“With ‘Beasts of 42nd Street’, Preston Fassel has proven himself as one of our most powerful upcoming voices in horror literature.”
– Rebekah McKendry, PhD
Beasts of 42nd Street, the highly controversial novel once considered “unpublishable” for its “upsetting tone and content,” has found a home at Cemetery Dance.
Set against the backdrop of 1970s Times Square and described as “a horror neo-noir that’s equal parts Taxi Driver and Hellraiser,” Beasts follows junkie theater projectionist Andy Lew as he attempts to prevent a mysterious- and possibly cursed- film reel from falling into the hands of a corrupt cop, a washed-up actor, and a Satanic cult, all of whom wish to possess it for their own nefarious reasons.
Preston Fassel’s follow-up to his critically acclaimed and award-winning Our Lady of the Inferno, Beasts was originally slated for publication in 2020 before his then-publisher went out of business. Says Fassel, “After the success of Our Lady I was given carte blanche to write whatever kind of book I wanted. And what I wanted was a return to the provocative, subversive, 1980s-style horror I came of age reading. Something that has a message but which is confrontational in conveying that message, something very Jack Ketchum, Clive Barker, early Joe Lansdale.” Although Beasts received glowing early reviews, Fassel discovered finding a new publisher was an “almost impossible” task.
“Two established horror authors set me up on meetings with their agents. I submitted to dozens of presses, dozens of agents. I had some very eye-opening conversations about the current state of publishing and what’s considered marketable and desirable,” said Fassel. And the across-the-board response was basically, ‘This is amazing and I won’t touch it with a ten-foot pole.’ It was the tone people found upsetting. So… I guess I did my job too well.”
Says Kevin Lucia, Ebook and Trade Paperback Editor for Cemetery Dance,
“Why did I take a chance on Beasts of 42nd Street, especially as the very new paperback and ebook editor at Cemetery Dance Publications? The answer’s quite simple. In many ways, my vision for Cemetery Dance’s new paperback and ebook line isn’t necessarily startling or avant-garde. I simply want to offer the horror community varied and diverse works of horror, for readers of all tastes. Like the old Leisure Fiction horror line, which offered Brian Smith’s extreme horror, right alongside Gary A. Braunbeck’s mythic and existential horror, along with Jeff Strand’s horror comedy, Mary Sangiovanni’s cosmic horror, and Mort Castle’s literary, elevated horror. I’m not necessarily looking for subgenres in particular, nor am I averse to particular sub-genres. What I’m looking for are compelling characters with compelling stories. And Andy Lew is compelling. So is his story. As awful, and tawdry, and sometimes downright revolting as Andy and his story is…he and his story are compelling. I simply couldn’t stop reading it (even when I sometimes wanted to!) and that right there is what I want to define Cemetery Dance’s paperback and ebook line – compelling fiction you simply can’t stop reading, even if you kind of want to. Japanese filmmaker Akira Kurosawa is famously quoted as saying that the ‘role of the artist is not to look away.’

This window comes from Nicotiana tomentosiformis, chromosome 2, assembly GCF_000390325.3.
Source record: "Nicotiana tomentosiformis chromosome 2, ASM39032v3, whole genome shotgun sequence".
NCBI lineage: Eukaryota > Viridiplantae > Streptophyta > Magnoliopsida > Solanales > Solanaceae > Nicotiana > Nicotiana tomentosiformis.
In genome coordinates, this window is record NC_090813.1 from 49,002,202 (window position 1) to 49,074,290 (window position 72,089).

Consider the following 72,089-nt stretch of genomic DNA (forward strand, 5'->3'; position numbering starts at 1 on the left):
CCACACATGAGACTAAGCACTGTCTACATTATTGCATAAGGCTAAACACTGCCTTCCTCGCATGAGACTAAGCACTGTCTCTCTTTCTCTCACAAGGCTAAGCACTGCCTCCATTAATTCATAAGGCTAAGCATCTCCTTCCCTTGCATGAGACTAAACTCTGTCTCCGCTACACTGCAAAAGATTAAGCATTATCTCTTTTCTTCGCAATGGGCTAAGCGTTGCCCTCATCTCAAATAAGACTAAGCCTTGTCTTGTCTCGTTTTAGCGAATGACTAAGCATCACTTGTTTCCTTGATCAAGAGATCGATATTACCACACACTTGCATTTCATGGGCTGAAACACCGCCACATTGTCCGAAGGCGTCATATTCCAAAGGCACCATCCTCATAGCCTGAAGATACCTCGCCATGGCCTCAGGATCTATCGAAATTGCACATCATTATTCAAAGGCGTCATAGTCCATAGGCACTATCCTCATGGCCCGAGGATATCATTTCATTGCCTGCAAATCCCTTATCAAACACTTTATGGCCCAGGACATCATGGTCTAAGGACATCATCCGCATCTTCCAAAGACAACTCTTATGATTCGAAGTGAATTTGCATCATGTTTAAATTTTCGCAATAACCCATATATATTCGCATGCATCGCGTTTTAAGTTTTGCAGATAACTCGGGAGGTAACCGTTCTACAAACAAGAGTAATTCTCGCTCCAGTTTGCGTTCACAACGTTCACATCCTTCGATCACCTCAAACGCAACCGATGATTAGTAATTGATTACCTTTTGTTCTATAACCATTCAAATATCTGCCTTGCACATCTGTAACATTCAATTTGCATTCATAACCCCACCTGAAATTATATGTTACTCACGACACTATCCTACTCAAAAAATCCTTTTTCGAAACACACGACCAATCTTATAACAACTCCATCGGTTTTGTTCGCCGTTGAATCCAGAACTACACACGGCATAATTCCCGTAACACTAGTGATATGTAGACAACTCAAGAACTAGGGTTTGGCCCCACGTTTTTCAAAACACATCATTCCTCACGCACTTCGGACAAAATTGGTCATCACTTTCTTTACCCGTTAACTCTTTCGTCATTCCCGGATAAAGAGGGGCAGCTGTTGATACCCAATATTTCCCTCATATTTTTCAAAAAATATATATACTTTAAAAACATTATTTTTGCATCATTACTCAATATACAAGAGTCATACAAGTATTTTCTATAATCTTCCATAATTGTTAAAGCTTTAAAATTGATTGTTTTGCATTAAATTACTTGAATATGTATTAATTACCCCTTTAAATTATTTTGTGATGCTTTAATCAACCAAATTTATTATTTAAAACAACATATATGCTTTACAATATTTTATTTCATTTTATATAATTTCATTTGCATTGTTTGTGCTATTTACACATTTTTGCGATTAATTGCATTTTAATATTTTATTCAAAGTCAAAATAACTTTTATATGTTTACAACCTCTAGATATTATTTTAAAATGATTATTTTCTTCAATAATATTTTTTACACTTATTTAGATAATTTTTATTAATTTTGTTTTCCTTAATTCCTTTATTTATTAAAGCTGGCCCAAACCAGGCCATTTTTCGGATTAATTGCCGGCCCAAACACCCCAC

That’s what Preston does with this novel; he refuses to look away, and in doing so, he doesn’t allow the reader to look away, either. That makes for powerful story-telling right there, and I’m sure this book is going to have a helluva impact because of it.”
The book features hand-painted cover art by Justin T. Coons, who worked with Fassel to develop a unique image that would evoke 1970s exploitation film posters.
Beasts of 42nd Street will be released March 2023. It can be preordered right now before being available anywhere books are sold.
Fassel is repped by YRG Partners.